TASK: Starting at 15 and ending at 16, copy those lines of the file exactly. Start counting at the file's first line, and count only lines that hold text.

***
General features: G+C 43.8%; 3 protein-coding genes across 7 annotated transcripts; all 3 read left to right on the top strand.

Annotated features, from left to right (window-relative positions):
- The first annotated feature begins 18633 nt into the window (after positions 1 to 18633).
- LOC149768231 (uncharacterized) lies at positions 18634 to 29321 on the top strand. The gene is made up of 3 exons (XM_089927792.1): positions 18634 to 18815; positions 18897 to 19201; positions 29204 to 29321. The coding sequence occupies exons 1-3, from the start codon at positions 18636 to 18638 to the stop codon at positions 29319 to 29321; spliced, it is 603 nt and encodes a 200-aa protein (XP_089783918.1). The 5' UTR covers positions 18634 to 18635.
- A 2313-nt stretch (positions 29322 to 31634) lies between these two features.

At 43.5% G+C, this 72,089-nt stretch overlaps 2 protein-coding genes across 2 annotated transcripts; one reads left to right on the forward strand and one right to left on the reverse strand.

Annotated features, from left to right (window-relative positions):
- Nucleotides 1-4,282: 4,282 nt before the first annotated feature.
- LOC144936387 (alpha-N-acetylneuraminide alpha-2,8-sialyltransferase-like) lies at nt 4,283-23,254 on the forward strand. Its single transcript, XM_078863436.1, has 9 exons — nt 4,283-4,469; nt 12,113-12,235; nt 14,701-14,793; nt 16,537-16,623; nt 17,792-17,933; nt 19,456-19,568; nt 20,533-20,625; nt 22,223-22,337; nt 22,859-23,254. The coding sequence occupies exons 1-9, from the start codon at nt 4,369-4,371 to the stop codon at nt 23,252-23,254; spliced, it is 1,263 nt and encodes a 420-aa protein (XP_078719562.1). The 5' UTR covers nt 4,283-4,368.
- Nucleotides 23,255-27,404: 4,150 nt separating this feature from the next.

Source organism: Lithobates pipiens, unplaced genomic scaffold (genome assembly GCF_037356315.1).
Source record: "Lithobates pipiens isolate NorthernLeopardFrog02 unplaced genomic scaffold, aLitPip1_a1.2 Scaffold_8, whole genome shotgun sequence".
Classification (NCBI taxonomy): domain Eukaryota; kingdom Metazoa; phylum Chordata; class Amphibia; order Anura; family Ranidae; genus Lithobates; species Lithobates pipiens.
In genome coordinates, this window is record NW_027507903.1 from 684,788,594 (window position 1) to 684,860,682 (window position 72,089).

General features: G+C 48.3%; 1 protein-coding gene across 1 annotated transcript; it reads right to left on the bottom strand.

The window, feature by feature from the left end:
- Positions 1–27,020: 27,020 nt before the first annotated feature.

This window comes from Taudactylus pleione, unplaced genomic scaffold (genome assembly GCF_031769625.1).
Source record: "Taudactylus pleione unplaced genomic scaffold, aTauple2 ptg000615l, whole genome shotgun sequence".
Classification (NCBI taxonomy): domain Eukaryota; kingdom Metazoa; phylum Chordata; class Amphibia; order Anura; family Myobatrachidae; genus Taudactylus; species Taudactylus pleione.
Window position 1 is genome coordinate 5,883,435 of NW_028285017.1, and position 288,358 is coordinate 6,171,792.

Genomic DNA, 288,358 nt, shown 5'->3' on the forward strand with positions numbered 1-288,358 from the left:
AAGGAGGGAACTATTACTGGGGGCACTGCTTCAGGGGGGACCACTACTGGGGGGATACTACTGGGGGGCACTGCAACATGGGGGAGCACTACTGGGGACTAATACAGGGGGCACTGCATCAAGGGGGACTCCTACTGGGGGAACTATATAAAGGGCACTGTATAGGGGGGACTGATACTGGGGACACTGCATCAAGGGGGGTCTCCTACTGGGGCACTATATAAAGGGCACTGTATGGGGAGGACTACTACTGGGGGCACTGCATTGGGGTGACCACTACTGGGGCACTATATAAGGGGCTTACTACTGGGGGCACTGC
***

General features: G+C 48.3%; 1 protein-coding gene across 1 annotated transcript; it reads right to left on the bottom strand.

The window, feature by feature from the left end: